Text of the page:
I'm not sure if you are still looking for clarification on this issue, but here's a go.
For simplicity, let's assume $y=f(x)$ is differentiable for all $x$, and $(x_0, y_0)$ is a point on the curve defined by this equation. (I'll use $x_0$ and $y_0$ instead of $a$ and $b$, for convenience in an explanation below.) The derivative is defined so that $f'(x_0)$ is tangent slope to the curve $y=f(x)$ at the point $(x_0, y_0)$. Then, indeed point-slope form gives us the equation
$$ y - y_0 = f'(x_0)(x-x_0). $$
Note what you wrote was not quite right: $y-b = f'(x)(x-a)$ is not true for all $x$, only in general when $x=a$ (so $y=b$ and both sides will be $0$). This was probably the source of your confusion. I believe what you were thinking about is trying to reconstruct the curve $y=f(x)$ from knowing the derivative $f'(x)$ and a specific point $(a,b)$. This is an important topic actually, and is the basic premise behind antiderivatives and differential equations.
Put another way, the equation for the tangent line has 3 components that depend on the specific point: $x_0$, $y_0$ and the slope $f'(x_0)$ at that point, so you can't just replace the $f'(x_0)$ with an arbitrary $f'(x)$ to get the curve, but keep $x_0$ and $y_0$ fixed. (By the way, the curve you got by doing this faulty procedure is not the tangent line either because it's not linear--I don't know that that curve has much meaning.)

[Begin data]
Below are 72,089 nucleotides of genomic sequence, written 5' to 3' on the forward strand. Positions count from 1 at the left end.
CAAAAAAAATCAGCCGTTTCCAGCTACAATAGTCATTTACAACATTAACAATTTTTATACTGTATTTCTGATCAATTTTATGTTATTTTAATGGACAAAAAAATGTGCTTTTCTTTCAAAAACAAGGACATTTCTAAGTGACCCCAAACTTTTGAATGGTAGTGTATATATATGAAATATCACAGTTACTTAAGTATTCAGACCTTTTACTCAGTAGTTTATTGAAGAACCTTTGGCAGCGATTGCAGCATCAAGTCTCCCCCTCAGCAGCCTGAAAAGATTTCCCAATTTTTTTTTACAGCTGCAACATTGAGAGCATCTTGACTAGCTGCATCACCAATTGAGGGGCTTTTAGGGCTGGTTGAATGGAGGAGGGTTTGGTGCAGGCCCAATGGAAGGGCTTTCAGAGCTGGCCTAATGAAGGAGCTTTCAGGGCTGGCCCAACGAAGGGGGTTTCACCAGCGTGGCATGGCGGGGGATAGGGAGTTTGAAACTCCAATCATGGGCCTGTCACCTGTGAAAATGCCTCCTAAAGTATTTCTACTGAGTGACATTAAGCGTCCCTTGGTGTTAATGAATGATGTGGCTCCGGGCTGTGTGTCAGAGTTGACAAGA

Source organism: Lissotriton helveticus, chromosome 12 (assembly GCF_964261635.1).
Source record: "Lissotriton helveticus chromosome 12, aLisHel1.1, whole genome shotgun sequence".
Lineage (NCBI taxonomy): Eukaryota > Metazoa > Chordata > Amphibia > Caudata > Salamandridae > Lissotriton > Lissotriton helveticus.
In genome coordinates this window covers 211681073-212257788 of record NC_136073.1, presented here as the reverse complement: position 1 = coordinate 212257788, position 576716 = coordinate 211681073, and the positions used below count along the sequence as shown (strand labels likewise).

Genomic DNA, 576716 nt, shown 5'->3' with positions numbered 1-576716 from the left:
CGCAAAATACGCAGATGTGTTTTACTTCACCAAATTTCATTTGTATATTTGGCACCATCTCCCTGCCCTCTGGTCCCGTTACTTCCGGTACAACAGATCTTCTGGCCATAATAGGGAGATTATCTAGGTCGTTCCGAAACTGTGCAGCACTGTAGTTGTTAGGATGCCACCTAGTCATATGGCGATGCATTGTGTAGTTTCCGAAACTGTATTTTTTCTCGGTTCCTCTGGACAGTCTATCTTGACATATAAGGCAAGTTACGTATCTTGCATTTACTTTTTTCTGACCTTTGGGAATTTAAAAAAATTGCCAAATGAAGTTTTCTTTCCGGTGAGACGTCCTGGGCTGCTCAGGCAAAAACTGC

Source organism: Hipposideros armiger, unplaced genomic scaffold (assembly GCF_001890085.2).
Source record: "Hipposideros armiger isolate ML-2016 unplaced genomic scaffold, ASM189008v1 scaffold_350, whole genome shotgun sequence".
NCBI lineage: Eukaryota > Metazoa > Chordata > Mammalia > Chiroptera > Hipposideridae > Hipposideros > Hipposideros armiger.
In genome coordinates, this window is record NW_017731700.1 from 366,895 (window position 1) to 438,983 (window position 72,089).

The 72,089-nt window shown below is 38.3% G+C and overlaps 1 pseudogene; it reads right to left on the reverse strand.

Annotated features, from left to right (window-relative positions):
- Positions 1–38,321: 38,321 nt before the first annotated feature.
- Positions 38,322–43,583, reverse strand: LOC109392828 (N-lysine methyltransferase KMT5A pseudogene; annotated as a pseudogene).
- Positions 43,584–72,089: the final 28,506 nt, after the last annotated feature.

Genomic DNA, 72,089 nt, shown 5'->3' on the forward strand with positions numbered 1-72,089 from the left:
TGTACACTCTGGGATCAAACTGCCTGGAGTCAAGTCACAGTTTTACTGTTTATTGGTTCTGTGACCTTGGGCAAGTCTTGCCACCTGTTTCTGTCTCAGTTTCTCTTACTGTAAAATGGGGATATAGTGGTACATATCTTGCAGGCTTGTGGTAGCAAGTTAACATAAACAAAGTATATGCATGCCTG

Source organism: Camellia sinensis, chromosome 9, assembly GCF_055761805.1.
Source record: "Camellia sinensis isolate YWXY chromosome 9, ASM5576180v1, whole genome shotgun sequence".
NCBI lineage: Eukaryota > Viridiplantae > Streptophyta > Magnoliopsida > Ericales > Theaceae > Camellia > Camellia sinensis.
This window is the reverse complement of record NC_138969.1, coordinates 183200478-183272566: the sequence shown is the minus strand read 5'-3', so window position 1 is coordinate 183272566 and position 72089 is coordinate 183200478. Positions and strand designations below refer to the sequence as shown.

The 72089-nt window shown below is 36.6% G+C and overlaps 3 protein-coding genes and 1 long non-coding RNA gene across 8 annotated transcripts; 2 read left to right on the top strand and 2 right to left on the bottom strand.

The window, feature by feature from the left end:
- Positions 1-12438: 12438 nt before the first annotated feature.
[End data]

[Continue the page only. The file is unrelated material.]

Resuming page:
Here's a better way to think about trying to reconstruct the curve from the derivative and a specific point. I'll try to explain this as briefly as I can, but feel free to ask for clarification.
Let's work with the simple example of $y=f(x) = x^2$, and pick the starting point $(x_0, y_0) = (0, 0)$. Here $f'(x)= 2x$,
so at the starting point the slope is $m_0 = f'(x_0) = 0$. This means the curve is close to the tangent line $y-y_0 = m_0(x-x_0)$, i.e., $y=0$ nearby the point $(0,0)$. That is, we can approximate the curve near $(0,0)$ geometrically by drawing a short horizontal tangent through $(0,0)$.
Now we can do this again. For simplicity, let's say we approximate our curve with the horizontal tangent to $(x_1, y_1) = (1, 0)$ (this is not a point on the curve, but on the tangent line). Now we can use the derivative at 1, $f'(x_1) = f'(1) = 2$, to draw another line segment, say to $(x_2,y_2) = (2,4)$, which is an approximation of the tangent line to $y=f(x)$ at $x_1$.
This is much easier to understand with pictures--take a look at the pictures here for what's going on. I'm just saying we can successively use derivatives (tangent slopes) to approximate the curve. Of course my approximations in my example were very bad, but they get better and better by taking smaller steps (e.g., $x_1 = 0.1$ or $0.00001$, and $x_2 = 2x_1$).
To actually recover the curve $y=f(x)$ exactly, you need to take infinitely small steps, or more precisely, take the limit of doing this process with smaller and smaller steps. This is precisely what the antiderivative is.